Even in the last few years the players themselves have been looking at, and using, this collection of data to improve their performance. More than simply watching and analyzing video highlight reels, a growing number of athletes are turning to motion sensors and basketball replay technology to get a microcosmic view of how they’re performing – and how they could be performing better. And the latest generation of 3D motion sensors capture the athlete’s performance metrics including vertical height, acceleration, rotation, and even hang time. This powerful information can be overlaid onto automatically created video highlight reels, giving athletes of all abilities a deep understanding of their performance. As time goes on, more and more athletes are using this tech to hone their skills, thus making them more valuable. Those who are on the forefront of the growing technology movement may be the ones who reap the most rewards.

When new technology is on the horizon, it pays to be an early adaptor. And since innovations are being made all the time in order to make basketball one of the most cutting edge sports out there, there’s no telling what the future might hold for analytics, wearable tech, data collection and more. It may have built tremendously upon James Naismith’s original idea, but if he were around today, he might just be impressed that his little “basket ball” sport is at the forefront of technological advancement.

What do you think about the evolution of basketball?

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Written by:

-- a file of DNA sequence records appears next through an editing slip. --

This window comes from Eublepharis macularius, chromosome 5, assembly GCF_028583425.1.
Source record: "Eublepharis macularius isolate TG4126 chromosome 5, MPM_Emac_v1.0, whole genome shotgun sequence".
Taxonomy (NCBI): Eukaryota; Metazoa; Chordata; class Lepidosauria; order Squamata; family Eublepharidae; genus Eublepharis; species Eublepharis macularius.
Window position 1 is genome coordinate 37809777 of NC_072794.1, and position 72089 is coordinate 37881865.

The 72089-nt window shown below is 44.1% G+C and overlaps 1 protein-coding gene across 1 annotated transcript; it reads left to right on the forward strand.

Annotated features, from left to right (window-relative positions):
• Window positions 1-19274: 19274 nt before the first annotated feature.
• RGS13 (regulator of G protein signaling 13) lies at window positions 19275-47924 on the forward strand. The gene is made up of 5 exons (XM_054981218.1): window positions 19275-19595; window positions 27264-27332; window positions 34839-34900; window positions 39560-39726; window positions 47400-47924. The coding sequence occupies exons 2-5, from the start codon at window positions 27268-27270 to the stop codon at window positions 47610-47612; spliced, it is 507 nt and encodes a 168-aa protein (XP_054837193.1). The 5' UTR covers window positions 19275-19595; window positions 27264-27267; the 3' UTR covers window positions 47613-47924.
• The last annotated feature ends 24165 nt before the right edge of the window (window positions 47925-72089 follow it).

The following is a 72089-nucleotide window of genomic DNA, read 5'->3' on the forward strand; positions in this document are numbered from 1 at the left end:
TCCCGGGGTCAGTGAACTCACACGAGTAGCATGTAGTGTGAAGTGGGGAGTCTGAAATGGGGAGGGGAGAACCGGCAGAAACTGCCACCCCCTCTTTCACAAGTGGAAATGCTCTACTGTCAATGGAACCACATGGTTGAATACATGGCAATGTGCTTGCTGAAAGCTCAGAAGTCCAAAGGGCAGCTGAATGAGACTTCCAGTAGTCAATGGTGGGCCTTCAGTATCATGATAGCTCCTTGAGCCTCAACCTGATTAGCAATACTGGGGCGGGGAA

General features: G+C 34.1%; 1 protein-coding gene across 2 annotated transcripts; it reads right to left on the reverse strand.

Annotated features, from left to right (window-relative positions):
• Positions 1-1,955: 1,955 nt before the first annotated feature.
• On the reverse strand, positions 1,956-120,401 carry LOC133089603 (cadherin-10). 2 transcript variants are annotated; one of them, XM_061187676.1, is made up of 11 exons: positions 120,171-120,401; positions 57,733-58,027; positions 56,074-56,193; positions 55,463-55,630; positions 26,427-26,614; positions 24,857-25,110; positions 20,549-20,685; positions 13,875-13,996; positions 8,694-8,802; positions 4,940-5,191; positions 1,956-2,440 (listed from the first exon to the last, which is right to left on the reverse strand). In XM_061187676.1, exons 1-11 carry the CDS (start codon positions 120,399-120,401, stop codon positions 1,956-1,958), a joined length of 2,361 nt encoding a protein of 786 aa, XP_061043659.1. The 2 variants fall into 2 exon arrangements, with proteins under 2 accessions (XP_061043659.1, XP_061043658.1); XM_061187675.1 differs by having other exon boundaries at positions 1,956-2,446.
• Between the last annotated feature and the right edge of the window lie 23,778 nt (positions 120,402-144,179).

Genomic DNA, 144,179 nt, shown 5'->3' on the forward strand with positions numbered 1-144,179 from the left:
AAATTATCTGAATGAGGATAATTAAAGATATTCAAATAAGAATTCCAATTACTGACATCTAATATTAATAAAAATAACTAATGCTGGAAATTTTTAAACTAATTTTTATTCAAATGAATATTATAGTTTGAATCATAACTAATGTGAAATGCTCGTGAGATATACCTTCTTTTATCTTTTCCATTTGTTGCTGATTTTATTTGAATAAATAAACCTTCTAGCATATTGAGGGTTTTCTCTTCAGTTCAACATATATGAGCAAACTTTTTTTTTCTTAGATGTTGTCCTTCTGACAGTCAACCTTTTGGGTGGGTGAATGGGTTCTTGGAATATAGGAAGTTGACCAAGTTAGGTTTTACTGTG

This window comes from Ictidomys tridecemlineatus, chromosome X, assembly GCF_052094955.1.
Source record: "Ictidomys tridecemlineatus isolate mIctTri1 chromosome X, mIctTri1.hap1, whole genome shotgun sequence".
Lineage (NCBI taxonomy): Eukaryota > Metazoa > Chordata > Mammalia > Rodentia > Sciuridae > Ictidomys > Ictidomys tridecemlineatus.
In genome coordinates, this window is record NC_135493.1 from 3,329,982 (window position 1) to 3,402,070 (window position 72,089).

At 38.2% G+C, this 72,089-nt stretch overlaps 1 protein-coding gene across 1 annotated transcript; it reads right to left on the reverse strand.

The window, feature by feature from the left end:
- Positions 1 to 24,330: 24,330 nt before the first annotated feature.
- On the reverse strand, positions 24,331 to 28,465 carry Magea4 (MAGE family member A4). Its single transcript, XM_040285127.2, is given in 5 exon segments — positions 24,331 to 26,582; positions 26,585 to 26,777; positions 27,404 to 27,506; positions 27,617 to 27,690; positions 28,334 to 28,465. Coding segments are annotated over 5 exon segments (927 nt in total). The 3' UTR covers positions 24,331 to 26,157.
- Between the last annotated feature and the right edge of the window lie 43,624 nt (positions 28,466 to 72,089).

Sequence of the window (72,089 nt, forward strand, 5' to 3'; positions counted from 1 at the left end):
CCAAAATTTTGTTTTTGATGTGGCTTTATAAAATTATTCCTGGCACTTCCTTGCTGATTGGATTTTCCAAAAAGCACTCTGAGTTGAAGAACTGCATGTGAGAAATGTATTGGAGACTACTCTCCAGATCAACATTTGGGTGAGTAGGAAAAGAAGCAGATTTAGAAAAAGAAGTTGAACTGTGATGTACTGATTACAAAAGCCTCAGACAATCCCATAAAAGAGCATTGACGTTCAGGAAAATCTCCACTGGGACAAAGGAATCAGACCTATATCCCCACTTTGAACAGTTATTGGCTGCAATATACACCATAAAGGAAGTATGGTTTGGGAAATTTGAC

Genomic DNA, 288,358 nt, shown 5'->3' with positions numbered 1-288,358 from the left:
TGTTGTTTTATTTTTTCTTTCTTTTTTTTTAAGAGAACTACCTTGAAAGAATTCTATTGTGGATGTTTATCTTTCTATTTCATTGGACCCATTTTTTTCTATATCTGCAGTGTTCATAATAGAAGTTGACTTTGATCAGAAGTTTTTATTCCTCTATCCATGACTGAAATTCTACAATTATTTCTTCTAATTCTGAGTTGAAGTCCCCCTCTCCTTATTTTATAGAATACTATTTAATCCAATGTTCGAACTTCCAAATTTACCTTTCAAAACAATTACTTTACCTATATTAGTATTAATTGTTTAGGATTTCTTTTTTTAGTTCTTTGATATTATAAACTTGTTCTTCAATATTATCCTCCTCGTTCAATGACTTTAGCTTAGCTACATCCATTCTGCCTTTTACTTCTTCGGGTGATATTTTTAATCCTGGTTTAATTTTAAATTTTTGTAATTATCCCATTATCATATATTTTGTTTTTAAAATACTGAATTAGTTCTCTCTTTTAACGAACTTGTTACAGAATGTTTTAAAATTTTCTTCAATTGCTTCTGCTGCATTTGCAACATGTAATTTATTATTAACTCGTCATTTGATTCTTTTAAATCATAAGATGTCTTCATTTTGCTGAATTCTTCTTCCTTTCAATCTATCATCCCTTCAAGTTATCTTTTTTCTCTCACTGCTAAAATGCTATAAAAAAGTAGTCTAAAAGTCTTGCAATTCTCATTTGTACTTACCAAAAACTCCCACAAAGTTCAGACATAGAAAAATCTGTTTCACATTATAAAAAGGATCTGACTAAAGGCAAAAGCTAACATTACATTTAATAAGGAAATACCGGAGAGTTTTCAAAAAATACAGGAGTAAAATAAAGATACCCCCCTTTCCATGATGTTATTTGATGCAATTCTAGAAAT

Donovan Prostrollo – Sr. Director, Marketing of Blast MotionDonovan brings over 18 years of marketing and communications engineering experience to Blast. Prior to Blast, he worked at Calix for 11 and 1/2 years, where his proven out-of-the box thinking and his approach to strategic marketing allowed him to lead the E7 platform launch, which was the most successful marketing launch and the fastest growing access platform in Calix history. Donovan also drove several high-value, strategic marketing initiatives and led the Field Marketing execution team, responsible for developing and executing on marketing plans with focused, well-defined success criteria. He was responsible for target market competitive analysis, while ensuring a complete understanding of the broader competitive landscape to exploit competitive weaknesses by focusing on unique product strengths, creating market differentiation and customer value. Donovan is also an author and public speaker, who has presented strategic industry insights at high-visibility conferences across the United States, Canada, CALA and Europe.